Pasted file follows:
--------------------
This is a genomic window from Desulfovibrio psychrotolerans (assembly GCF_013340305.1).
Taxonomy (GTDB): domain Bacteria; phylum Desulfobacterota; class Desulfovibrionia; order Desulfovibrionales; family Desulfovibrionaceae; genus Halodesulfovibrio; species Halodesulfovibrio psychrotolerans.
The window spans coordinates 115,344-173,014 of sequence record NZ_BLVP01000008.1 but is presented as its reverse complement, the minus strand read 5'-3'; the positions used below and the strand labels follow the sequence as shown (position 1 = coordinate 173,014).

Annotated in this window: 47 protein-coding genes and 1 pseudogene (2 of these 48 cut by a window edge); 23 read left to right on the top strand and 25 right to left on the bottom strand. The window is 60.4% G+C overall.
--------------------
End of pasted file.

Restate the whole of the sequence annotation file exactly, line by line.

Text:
This is a genomic window from Desulfovibrio psychrotolerans (assembly GCF_013340305.1).
Taxonomy (GTDB): domain Bacteria; phylum Desulfobacterota; class Desulfovibrionia; order Desulfovibrionales; family Desulfovibrionaceae; genus Halodesulfovibrio; species Halodesulfovibrio psychrotolerans.
The window spans coordinates 115,344-173,014 of sequence record NZ_BLVP01000008.1 but is presented as its reverse complement, the minus strand read 5'-3'; the positions used below and the strand labels follow the sequence as shown (position 1 = coordinate 173,014).

Annotated in this window: 47 protein-coding genes and 1 pseudogene (2 of these 48 cut by a window edge); 23 read left to right on the top strand and 25 right to left on the bottom strand. The window is 60.4% G+C overall.